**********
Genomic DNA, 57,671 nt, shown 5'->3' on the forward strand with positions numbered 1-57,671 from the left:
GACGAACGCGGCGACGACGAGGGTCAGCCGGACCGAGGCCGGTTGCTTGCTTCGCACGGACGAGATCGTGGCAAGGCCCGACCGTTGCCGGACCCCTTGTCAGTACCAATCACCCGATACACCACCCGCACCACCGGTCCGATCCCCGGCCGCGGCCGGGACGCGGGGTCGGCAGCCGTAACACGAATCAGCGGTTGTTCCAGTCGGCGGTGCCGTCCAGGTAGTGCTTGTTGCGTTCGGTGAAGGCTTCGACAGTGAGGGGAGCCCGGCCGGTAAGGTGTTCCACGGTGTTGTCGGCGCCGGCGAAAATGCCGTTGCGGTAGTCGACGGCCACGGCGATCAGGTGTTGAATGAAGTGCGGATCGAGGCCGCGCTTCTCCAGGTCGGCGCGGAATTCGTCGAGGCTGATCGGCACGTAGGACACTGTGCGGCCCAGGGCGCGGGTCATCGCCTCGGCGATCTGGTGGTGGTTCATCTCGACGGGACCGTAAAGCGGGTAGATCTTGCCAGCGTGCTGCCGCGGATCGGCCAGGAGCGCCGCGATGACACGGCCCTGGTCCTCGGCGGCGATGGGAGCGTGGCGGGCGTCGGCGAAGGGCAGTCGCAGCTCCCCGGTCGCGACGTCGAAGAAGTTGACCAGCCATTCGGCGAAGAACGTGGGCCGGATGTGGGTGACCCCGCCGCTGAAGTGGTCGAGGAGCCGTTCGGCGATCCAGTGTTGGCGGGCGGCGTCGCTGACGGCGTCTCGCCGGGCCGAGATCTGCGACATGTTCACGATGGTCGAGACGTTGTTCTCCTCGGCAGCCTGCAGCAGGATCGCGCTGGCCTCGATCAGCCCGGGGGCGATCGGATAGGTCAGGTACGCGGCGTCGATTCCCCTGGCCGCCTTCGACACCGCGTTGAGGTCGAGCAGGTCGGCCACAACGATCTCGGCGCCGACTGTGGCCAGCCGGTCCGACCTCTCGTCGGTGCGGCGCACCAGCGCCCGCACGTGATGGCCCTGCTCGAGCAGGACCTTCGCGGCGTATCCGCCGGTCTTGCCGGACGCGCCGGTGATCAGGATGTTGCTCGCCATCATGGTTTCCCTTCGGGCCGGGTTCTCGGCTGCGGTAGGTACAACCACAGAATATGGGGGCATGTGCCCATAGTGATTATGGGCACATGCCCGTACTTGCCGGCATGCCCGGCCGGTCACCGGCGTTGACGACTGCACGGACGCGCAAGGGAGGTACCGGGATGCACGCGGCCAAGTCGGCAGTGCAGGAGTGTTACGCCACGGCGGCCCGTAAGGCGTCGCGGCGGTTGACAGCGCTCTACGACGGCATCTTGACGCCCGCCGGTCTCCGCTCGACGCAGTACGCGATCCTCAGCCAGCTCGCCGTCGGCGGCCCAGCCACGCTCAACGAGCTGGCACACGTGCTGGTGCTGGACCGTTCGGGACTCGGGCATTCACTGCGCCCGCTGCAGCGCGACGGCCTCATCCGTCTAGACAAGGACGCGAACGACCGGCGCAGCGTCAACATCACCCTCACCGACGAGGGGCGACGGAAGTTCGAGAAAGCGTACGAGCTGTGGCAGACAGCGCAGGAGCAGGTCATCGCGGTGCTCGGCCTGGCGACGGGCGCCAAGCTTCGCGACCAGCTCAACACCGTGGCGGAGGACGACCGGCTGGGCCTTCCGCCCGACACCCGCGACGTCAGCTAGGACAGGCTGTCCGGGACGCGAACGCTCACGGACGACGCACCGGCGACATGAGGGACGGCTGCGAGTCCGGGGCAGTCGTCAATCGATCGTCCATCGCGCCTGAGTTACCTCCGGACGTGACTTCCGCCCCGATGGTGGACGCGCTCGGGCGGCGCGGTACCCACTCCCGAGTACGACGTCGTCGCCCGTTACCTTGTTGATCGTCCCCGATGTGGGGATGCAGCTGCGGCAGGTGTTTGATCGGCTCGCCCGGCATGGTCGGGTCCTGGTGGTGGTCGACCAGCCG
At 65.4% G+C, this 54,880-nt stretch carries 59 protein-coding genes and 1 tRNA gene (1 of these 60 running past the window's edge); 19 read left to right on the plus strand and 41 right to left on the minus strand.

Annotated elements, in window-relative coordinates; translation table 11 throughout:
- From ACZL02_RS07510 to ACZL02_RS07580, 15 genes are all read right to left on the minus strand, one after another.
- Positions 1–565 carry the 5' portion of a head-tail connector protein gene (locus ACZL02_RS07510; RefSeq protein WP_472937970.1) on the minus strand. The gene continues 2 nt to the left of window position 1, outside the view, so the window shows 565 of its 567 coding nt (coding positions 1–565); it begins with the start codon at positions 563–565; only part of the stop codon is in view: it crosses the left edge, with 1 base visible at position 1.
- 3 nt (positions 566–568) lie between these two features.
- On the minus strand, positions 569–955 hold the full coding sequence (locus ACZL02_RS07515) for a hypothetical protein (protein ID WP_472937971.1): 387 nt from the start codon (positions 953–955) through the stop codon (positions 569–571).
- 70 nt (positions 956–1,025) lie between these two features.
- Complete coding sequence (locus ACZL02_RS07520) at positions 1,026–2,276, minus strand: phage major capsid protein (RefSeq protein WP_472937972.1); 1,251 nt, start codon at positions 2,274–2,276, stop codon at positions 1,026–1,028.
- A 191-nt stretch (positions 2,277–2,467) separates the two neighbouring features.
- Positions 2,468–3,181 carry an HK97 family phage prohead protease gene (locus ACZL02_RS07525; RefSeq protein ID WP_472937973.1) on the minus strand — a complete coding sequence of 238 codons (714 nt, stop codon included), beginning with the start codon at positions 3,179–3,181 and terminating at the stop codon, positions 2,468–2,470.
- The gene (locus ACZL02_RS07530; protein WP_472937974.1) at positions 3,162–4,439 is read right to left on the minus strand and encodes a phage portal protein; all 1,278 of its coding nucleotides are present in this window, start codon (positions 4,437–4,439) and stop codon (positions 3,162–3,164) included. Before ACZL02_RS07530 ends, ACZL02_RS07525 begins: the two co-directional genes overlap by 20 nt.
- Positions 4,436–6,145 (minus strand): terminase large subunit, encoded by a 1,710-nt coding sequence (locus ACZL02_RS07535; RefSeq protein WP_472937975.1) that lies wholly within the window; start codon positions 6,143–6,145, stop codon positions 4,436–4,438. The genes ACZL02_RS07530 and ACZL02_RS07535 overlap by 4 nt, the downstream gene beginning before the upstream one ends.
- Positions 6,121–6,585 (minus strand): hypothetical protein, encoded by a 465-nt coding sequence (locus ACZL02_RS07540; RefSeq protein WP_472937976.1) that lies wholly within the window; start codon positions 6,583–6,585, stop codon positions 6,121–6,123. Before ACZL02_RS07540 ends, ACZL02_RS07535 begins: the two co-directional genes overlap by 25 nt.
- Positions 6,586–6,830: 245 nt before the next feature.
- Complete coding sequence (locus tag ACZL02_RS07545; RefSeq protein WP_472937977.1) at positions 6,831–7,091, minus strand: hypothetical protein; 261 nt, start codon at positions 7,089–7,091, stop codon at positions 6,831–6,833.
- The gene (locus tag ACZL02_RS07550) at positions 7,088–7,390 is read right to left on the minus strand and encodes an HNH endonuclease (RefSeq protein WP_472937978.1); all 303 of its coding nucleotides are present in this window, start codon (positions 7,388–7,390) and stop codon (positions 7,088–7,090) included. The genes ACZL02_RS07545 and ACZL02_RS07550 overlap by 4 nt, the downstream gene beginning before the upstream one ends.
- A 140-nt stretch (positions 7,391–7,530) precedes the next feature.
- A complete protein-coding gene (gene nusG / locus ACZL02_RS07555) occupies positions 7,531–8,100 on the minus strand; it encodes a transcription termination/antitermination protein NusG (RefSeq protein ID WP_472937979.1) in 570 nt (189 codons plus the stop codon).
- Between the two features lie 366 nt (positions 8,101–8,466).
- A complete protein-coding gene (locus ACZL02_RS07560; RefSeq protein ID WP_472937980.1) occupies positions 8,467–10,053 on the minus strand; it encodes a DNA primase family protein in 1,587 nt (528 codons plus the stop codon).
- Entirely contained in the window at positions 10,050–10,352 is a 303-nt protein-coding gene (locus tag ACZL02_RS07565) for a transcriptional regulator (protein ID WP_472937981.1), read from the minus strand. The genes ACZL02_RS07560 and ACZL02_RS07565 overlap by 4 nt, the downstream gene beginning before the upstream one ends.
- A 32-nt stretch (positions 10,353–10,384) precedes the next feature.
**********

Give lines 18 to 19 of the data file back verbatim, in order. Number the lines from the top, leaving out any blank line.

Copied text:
- The gene (locus tag ACZL02_RS07550) at positions 7,088–7,390 is read right to left on the minus strand and encodes an HNH endonuclease (RefSeq protein WP_472937978.1); all 303 of its coding nucleotides are present in this window, start codon (positions 7,388–7,390) and stop codon (positions 7,088–7,090) included. The genes ACZL02_RS07545 and ACZL02_RS07550 overlap by 4 nt, the downstream gene beginning before the upstream one ends.
- A 140-nt stretch (positions 7,391–7,530) precedes the next feature.